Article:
5 Post-Ride Principles to Follow After a Hard Ride

Marc Lindsay
by Marc Lindsay
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5 Post-Ride Principles to Follow After a Hard Ride

While pro cyclists spend a lot of time on the bike, one of the biggest differences between the pros and the rest of us is the overall effort and time spent on the recovery process. This is because the time immediately following a ride is when the body adapts and your muscles become stronger, reaping the benefits of all your hard work on the road.

When recovery is neglected, the benefits of your hard work won’t be nearly as great, and the time it takes to fully recover for your next ride can be 2–3 times as long. To shorten your recovery so you can ride harder more often and become a stronger cyclist overall, follow these five tried-and-true recovery principles.

One of the most neglected principles of post-ride recovery is the cooldown. We know, you’re tired, hungry and your sit bones have probably seen better days. But if you hop off the bike directly after a hard effort and opt for the couch, all the blood that’s accumulated in your legs during your ride stays there.

This can not only make you feel a bit lightheaded, but it can also make it more difficult for your body to flush out metabolic waste so your muscles can recover properly. If you don’t feel like spinning a little more in a very easy gear, take a five-minute walk around the neighborhood instead. The extra effort pays off by decreasing soreness in the days that follow.

You’re off the bike and in the house, but the workout isn’t quite finished yet. To encourage blood circulation and remove waste products that can lead to muscle breakdown, a massage helps.

The good news is, you only need about a 20-minute session to improve circulation for the following 48–72 hours. While a personal masseuse isn’t practical for most of us, a foam roller, lacrosse ball or massage stick are feasible alternatives that can provide the same post-ride recovery benefits. If you have recovery compression tights, now is the time to slip those on as well.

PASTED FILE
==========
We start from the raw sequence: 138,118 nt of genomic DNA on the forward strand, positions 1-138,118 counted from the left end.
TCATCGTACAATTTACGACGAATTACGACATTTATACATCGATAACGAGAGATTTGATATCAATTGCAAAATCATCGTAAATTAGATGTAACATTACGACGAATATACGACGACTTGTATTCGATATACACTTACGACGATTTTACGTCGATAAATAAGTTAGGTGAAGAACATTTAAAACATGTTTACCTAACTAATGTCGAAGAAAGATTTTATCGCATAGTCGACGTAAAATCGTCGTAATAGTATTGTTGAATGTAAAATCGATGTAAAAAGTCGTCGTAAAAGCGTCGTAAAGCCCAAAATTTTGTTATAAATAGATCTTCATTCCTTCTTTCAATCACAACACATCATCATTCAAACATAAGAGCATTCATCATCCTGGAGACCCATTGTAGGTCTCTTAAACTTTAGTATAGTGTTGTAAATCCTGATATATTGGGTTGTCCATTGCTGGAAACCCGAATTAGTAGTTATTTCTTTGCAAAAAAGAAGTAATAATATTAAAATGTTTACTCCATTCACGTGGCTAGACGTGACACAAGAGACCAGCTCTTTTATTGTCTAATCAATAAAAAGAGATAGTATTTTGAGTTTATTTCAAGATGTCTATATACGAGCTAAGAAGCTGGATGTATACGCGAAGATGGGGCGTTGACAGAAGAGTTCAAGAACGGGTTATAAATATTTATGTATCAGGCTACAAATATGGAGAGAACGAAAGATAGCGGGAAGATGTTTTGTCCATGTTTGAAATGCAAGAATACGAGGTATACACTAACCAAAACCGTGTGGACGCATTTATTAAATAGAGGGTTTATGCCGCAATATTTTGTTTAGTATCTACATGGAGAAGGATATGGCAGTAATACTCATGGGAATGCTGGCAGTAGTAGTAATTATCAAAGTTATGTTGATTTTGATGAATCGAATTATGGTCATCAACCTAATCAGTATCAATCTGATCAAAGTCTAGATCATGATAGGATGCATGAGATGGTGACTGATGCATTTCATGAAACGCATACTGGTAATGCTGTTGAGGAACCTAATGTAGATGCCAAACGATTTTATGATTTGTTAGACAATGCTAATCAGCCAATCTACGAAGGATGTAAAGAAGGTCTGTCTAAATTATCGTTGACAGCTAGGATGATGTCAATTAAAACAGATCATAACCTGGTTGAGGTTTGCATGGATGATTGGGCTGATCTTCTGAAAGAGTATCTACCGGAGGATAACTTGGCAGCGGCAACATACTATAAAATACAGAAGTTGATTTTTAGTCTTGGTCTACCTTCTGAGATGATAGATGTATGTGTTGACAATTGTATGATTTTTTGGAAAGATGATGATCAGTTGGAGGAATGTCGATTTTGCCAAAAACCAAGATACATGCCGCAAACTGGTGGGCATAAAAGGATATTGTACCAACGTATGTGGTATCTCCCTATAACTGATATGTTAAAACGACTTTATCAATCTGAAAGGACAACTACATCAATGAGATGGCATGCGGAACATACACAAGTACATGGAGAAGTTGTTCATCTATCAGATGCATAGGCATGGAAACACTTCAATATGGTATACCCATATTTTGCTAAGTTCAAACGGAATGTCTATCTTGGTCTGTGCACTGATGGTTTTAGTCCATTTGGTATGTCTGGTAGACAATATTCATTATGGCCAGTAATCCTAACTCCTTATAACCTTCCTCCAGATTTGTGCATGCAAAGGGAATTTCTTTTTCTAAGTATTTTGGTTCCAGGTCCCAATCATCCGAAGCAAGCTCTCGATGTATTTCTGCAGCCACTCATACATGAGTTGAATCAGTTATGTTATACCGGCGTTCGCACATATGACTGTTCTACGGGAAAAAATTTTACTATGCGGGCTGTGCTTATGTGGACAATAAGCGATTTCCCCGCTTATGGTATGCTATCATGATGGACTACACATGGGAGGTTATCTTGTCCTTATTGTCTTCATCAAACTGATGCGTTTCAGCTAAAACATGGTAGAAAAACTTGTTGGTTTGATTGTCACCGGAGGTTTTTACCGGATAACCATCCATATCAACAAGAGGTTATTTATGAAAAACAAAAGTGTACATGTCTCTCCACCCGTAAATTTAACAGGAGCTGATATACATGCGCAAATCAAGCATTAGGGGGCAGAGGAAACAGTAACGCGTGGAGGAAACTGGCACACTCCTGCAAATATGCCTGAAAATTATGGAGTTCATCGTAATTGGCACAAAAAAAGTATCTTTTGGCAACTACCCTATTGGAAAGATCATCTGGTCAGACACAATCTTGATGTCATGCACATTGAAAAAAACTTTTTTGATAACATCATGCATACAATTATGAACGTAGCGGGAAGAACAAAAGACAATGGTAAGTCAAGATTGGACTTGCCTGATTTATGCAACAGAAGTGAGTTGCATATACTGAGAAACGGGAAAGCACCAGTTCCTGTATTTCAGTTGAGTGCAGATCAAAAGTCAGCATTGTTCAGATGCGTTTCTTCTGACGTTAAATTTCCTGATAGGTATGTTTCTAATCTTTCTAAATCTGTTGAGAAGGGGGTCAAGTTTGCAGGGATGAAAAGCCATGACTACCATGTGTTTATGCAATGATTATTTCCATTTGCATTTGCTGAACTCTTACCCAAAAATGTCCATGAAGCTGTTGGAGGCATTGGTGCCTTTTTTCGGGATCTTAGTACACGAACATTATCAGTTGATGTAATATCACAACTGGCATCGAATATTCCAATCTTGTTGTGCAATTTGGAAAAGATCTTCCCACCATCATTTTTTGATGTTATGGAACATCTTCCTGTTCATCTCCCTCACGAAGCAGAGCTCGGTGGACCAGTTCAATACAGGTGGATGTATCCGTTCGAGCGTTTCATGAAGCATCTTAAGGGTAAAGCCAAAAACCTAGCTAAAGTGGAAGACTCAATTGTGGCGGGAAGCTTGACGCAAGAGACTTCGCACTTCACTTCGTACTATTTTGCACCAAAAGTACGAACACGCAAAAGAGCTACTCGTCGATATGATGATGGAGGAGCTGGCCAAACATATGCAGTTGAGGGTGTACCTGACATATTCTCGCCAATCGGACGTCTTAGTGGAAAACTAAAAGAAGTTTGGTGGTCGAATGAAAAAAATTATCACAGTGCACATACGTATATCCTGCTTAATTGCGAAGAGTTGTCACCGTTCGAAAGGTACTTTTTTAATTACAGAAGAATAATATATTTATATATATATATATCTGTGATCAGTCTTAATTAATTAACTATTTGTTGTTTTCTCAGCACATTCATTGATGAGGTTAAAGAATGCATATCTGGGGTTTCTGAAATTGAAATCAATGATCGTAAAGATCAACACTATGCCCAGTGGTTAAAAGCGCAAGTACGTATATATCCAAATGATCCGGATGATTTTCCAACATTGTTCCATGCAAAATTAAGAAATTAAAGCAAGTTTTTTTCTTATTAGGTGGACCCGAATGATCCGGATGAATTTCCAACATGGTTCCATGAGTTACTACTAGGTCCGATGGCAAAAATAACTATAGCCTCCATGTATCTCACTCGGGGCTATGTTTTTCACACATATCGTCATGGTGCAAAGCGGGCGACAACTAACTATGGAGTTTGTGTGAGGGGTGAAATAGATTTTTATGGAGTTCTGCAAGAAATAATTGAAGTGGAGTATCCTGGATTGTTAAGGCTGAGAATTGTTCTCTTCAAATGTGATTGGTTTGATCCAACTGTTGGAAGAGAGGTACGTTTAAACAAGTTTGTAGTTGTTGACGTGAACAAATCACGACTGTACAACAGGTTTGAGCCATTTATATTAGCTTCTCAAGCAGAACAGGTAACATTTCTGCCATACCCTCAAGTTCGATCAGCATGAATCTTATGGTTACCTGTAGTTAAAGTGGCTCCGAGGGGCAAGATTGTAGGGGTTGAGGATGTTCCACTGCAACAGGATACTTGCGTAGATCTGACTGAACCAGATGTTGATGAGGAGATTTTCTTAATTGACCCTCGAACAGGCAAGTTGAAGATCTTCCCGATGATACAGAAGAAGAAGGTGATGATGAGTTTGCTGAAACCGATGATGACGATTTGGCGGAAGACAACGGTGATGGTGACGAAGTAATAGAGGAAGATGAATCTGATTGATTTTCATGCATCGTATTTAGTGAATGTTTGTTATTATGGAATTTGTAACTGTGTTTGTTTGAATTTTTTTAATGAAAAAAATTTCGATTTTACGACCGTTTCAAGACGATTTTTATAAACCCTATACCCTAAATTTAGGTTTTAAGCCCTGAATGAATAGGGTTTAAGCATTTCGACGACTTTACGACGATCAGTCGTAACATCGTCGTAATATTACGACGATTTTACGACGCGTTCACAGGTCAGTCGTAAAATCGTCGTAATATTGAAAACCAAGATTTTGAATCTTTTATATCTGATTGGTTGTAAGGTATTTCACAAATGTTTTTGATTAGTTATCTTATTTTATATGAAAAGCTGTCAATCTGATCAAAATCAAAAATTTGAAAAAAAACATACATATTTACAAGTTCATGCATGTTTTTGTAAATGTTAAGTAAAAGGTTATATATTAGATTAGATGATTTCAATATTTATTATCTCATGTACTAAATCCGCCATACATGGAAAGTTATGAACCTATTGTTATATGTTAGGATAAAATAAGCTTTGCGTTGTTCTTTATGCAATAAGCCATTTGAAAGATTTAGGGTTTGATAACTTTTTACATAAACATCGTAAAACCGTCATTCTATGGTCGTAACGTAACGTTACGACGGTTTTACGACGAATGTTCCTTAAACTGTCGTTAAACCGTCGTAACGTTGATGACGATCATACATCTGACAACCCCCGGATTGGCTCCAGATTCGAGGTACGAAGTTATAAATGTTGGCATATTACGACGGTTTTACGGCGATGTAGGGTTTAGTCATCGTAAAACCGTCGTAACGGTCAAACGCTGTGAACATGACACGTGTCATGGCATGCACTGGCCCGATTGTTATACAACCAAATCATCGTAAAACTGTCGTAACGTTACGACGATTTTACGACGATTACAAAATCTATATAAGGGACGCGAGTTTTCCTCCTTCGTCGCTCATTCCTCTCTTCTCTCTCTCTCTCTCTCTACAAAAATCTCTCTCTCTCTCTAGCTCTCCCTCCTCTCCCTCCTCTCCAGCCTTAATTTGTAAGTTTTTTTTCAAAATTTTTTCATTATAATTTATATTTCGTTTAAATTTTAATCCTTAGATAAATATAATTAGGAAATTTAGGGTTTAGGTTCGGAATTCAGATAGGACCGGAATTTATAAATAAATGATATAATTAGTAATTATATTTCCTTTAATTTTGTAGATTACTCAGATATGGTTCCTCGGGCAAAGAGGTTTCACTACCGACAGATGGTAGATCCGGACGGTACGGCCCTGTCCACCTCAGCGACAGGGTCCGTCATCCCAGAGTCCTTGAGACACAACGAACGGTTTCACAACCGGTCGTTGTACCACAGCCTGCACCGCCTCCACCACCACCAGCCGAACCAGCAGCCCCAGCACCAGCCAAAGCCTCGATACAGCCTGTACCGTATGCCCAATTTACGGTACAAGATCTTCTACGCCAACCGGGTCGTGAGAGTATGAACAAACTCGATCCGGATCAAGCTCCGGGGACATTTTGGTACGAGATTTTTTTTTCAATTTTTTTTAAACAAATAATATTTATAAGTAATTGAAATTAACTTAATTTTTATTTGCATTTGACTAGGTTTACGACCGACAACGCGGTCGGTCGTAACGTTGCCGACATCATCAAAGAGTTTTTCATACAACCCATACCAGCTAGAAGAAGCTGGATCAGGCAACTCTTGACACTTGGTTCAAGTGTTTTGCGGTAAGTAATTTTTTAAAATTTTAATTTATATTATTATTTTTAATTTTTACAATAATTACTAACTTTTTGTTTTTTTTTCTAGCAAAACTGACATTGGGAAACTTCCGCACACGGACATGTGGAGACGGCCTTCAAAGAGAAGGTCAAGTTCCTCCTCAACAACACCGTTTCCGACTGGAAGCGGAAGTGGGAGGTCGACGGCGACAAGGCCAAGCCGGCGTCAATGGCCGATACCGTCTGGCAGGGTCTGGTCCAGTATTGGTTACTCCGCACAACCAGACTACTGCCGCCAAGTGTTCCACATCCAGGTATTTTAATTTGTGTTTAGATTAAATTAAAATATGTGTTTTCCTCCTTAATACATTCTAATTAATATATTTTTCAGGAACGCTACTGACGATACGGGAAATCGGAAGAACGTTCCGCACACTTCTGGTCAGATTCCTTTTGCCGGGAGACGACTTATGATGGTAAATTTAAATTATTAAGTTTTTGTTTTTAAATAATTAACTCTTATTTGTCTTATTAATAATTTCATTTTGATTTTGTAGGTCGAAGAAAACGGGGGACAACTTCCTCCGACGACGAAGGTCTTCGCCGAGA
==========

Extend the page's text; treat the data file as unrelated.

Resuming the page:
Following a long, hard ride, your body will be depleted of most of your carbohydrates. Ideally, you’ll replenish what you lose within a 30-minute window following your ride. Yogurt, fruit and a sandwich are all good choices that can help replenish the glycogen you’ve lost.

To speed your muscle repair even more, skip the pizza and go for lean proteins. Chicken, eggs and fish are all good choices. If you don’t have anything you can make quickly, a protein shake is your next best option to get some protein in your system quickly.

You’ve cooled down, massaged your muscles and replenished your body with the nutrients it needs to recover properly. After your post-ride shower, the next principle you should always try to follow is to get some sleep.

Studies have shown shut eye improves hormones that promote muscle growth and recovery, while at the same time decreasing other hormones that cause muscle breakdown. Aim to take a 30–45-minute nap following your ride to reap some of these benefits in addition to the eight hours of sleep you should be getting each night.

Being hydrated before and during your ride is important to your performance, and it will also make rehydrating post-ride much easier. Whether you’ve done this or not, you’ll still need to make hydration a priority and keep drinking in the hours and days following your hard efforts on the bike.

If you skip this recovery principle, dehydration can make your blood become thicker and stagnant, making you feel sore and tired the following day. One easy way to make sure you’re rehydrating properly is to weigh yourself before and after your rides. The weight you’ve lost should be regained in the hydration process. Weigh yourself periodically in the hours after a ride to determine if you’ve rehydrated properly.

About the Author

Marc Lindsay
Marc Lindsay

Marc is a freelance writer based in Scottsdale, Arizona. He holds a master’s degree in writing from Portland State University and is a certified physical therapy assistant. An avid cyclist and runner of over 20 years, Marc contributes to LAVA, Competitor and Phoenix Outdoor magazines. He is the former cycling editor for Active.com.


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